The main threat to the health, abundance and diversity of fish in NSW is the destruction of their habitat.
Rural, urban and industrial development in estuarine areas has impacted mangrove, seagrass, saltmarsh and coastal lagoon communities through land clearance, agriculture, dredging, reclamation and waterfront development. Some communities, such as the seagrass Posidonia australis (strapweed), are of particular concern because they don't readily recolonise an area.
In freshwater environments, development has caused fish populations to decline through the removal of vegetation from river banks, wetlands and floodplains, increased sediment, nutrients and pollutants into streams, and the removal of organic matter and snags from rivers.
Many fish need to travel a long way to survive, escape predators and competitors, and breed and rear in different waters. Many are stopped from migrating by barriers, such as dams, weirs, floodgates and road crossings.
Human activities that destroy aquatic vegetation, block channels and waterways, and disturb the balance between sediment and water flows in rivers and estuaries all contribute to the destruction of fish habitat.
Water entering waterways overland or from drains can be a significant problem for the health of aquatic habitats.
Problems can arise from large inflows of water, such as occurs when it floods, or from substances in the water, or both. Run-off can carry substances with it that do not belong in watercourses. For example, topsoil, chemicals, rubbish, nutrients and oil and grease off roads. At times, this polluted water will cause an algal bloom or a fish kill.
The increased volume and velocity of water entering watercourses during a flood is also a problem. This increase has come about because of extensive land clearing throughout most catchments and, especially in more urbanised areas, the increase of the land surface under hard surfaces. More water runs off faster from a car park than a playing field and less still runs off from a forest.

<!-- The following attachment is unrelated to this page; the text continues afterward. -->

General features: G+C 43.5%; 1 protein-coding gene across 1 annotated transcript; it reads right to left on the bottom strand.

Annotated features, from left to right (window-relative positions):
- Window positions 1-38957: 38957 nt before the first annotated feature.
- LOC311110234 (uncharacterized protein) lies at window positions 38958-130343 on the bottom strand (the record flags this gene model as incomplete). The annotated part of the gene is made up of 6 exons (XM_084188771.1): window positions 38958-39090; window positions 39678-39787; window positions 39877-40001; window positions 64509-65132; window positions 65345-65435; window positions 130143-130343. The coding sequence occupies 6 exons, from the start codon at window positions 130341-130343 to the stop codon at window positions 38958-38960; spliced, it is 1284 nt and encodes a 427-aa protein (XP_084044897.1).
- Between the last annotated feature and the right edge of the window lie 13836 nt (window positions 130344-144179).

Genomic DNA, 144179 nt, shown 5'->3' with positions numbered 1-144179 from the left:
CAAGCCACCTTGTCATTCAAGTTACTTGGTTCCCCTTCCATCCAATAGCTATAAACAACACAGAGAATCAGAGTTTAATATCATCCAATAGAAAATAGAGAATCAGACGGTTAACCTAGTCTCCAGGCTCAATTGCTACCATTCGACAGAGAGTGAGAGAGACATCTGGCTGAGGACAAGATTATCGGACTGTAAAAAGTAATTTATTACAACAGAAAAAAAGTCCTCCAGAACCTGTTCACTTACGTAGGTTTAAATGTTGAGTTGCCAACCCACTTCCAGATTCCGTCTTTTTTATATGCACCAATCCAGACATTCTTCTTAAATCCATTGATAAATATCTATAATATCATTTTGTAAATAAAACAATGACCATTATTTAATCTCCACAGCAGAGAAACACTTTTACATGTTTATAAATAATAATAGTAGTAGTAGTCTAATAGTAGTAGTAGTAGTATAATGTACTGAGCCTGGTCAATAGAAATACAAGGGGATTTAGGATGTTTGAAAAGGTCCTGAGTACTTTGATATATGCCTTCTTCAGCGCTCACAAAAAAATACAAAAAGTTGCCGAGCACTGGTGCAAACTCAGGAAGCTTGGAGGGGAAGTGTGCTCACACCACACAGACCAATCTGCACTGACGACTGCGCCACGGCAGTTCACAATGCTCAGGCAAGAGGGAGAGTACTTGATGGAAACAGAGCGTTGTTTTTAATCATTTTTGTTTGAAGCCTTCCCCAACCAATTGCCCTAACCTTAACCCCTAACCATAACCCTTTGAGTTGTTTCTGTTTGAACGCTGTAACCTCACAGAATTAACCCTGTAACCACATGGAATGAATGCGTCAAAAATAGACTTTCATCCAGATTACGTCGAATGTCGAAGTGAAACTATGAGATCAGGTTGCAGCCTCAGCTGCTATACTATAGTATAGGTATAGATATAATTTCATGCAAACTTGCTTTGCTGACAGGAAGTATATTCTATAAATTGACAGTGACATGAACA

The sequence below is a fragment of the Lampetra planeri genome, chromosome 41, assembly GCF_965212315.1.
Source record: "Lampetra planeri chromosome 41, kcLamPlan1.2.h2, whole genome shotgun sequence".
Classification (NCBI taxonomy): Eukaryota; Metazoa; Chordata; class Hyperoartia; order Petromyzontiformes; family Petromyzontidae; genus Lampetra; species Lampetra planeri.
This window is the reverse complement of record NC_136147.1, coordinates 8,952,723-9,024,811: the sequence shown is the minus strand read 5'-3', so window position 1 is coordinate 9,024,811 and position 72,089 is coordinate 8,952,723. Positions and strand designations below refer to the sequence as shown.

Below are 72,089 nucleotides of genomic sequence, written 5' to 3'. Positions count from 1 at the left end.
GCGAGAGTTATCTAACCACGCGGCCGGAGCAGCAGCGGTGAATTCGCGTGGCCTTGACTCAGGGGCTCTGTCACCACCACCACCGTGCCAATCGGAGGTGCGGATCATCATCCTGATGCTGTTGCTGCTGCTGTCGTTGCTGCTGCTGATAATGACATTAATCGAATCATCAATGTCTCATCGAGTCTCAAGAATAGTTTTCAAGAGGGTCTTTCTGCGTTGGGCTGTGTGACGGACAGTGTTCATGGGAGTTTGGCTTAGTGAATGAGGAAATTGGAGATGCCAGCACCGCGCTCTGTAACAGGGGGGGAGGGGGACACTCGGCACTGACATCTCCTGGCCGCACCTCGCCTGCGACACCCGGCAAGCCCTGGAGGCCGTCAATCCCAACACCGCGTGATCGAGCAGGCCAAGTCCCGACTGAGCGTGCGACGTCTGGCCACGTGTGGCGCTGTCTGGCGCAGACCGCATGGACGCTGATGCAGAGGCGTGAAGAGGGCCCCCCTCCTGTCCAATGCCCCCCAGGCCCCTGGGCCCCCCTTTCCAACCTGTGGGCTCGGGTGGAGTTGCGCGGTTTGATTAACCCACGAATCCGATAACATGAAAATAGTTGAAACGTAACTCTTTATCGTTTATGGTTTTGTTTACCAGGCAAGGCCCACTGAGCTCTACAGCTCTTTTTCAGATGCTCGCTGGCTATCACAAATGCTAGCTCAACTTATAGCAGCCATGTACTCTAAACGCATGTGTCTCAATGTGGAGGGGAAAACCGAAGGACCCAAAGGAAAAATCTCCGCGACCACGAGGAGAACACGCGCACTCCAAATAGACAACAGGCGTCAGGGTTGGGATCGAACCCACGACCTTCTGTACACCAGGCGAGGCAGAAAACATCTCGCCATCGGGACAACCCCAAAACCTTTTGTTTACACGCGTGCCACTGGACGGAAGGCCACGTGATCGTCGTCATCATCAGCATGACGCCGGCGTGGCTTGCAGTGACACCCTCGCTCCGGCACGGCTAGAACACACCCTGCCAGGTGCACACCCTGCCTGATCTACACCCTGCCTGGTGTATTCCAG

Vegetation serves to slow the flow of water and increase its infiltration into soil and groundwater storages. This enables the water to flow more gradually into watercourses over a longer period of time.
Unsealed roads are significant sourse of run-off and sedimentation. Overland flow, where the compaction of the capacity of the road or other surface to absorb water is reduced, is another factor that contributes to increased sedimentation.1 Water forms channels and carries its load of sediment into the waterway.
Increased sediments in the waterway can lead to:
Sediment run-off, Yowaka River. Photo: John Staines.
Pesticides are substances that are used to control organisms harmful to crops or animals. They can include chemicals that control plants, insects, fungi, bacteria and pest animals.
Pesticide usage presents a dilemma for land managers. Whilst providing significant increases in production and cost savings, the possible effects of pesticides on the environment may be significant.
Over the past 20 years artificial chemicals and substances such as pesticides are suspected of causing about 8% of fish kills in NSW.3 However, fish kills are not the only result of exposure to toxic substances. Fish populations can display the effects of exposure through reduced viability of sperm, eggs and larvae, increased incidence of abnormalities and reduced life expectancy. Pesticides can also cause skeletal defects and growth reduction of fish when eggs are exposed to certain levels.4,5
Certain pesticides can build up in the tissues of small animals and in plants. Larger animals, higher in the food chain, accumulate these chemicals by eating the animals containing pesticides. The impacts of bioaccumulation can be severe as history shows in the case of DDT.
Major water quality monitoring programs undertaken within NSW have detected a range of pesticides at levels which exceed current guidelines for protection of ecosystems (Table 1).6 The most frequently detected pesticides are endosulfan and atrazine.